Employees from multiple generations working together.

Healthcare is complicated. We at Medigo know that just as well as anyone – we've helped hundreds of thousands of patients find the medical care they needed. But healthcare takes on another level of complexity when it's not just your health needs that you're looking after, but rather a whole company's.

In this post, Medigo's UK Managing Director, Bruce Eaton, explains the current situation of employee health benefits. Bruce lays out some of the current problems faced and some predictions for the future, before finishing with some actionable tips on how employers can find value in their health benefits package. .

The Modern Workplace

One of the main issues facing employers who want to look after their employees' health is that it's difficult to find a one-size-fits-all plan that will fit everyone in the company. Most people have disparate health needs, but this is particularly striking now that many large companies in the UK employ five generations of employees.

From Generation Z's eager digital natives to the experienced, old-school baby boomers, UK companies have never been so diverse. This is a huge strength for them, as age-diverse workforces have been linked with greater knowledge-sharing and innovation as well as enhanced customer service. But it also means it's easy to leave somebody out when assembling employee benefits, as employers will struggle to cater to a 'workplace family' who all have unique and varying health and wellbeing needs.

The Generations at Work

Let's break this down further by looking at one multinational company's office in London. What do employees need from their workplace health benefits in this situation?

James, 28, works in Marketing. He runs regularly, eats well, and considers himself in fairly good shape. But a root canal last year has left him in dire need of a dental crown. It would be purely cosmetic, so the NHS won't cover it, and private dental care is really expensive. James is feeling worse and worse about his smile.

His manager, Priya, is 39 and hasn't been sick for years, but she and her partner have recently decided they want to have children. It looks like the best way for Priya to conceive will be via fertility treatment, and she's nearly past the age where the NHS covers treatment. Priya has Private Medical Insurance through her company, but PMI doesn't cover fertility treatment, either.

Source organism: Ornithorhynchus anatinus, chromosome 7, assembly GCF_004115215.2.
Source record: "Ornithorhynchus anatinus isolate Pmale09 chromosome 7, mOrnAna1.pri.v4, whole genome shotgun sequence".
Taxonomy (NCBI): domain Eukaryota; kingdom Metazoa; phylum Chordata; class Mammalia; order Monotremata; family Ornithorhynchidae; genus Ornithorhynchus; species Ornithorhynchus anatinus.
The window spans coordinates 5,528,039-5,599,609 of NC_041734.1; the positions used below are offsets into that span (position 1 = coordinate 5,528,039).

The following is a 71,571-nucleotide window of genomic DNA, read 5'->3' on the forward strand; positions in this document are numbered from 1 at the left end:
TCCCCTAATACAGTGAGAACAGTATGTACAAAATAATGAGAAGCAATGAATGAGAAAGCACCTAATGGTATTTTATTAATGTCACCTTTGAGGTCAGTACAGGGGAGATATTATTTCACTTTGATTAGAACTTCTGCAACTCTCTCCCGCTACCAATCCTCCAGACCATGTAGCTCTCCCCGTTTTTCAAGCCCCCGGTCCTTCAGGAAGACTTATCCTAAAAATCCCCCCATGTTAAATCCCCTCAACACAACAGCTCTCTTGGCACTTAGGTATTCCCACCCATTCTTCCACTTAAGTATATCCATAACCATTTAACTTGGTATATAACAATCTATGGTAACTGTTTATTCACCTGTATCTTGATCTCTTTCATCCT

Head of Marketing, Lillian, is 61 and in no rush to retire: she loves her job, and she has integral knowledge and experience to contribute to the company. Recently, though, she's been slowed down by increasing pain in her hip, which is affecting her mobility, mood, and absentee rate at work. She never enrolled on the company's PMI scheme because she was always covered by her husband's company policy, but now he's retired and the company plan excludes her hip as a pre-existing condition. A hip replacement might be on the horizon, but waiting times with the NHS are long and getting longer.

The company's Managing Director, Mohammed, 55, thought he was in great health until a regular GP check-up spiralled into a sudden prostate cancer diagnosis. He's covered by the company's PMI scheme, but neither his local NHS nor private hospitals can access the newly available, very necessary proton beam therapy he has been advised would be the best treatment. His specialist has told him that the treatment is available abroad, albeit at a high price point.

All of these employees, of course, have their own families, and our families are also getting larger. In 2017, 2.4 million Brits were part of the "sandwich generation", the term used for those who are caring both for children and for elderly parents. And the BBC has reported that 15% of the workforce is now juggling work and caring responsibilities.

If employers want to cater to all five generations in their company as well as to help them manage family responsibilities, they need to find a solution that doesn't leave a large portion of the company behind.

How To Improve Health Benefits In The Workplace

The challenges facing employers can seem daunting, but they're not just obstacles that must be beaten; they're also opportunities for companies to adapt, evolve and mature for the better. The outcomes of the right healthcare benefits plan for employees is felt throughout an entire organisation, including:

  • Improved mental health and wellbeing,
  • Declining absentee rates, and
  • A growing sense of trust and happiness

Spending on healthcare benefits is rising. With employment so high in the UK, employers are using healthcare benefits to attract the best and brightest candidates to their companies… and keep them.

A good healthcare package will ideally take care of a range of health concerns, including mental health. PMI is too expensive to give to every member of a company, and as we've seen above, PMI can't solve every problem. That means employers should be looking beyond traditional healthcare offerings to find something innovative, flexible, and be open to new developments and opportunities in healthcare both in the UK and abroad.

Healthcare is never going to be simple, but the right employee benefits package can make it simple, at least, for the company itself. Companies shouldn't have to solve every health concern of every employee themselves; they just need to find someone who can.

Click here to read Bruce's full whitepaper. For more information or to hear about Medigo's healthcare benefit offering, contact bruce.eaton@medigo.com

Pin It on Pinterest

Share This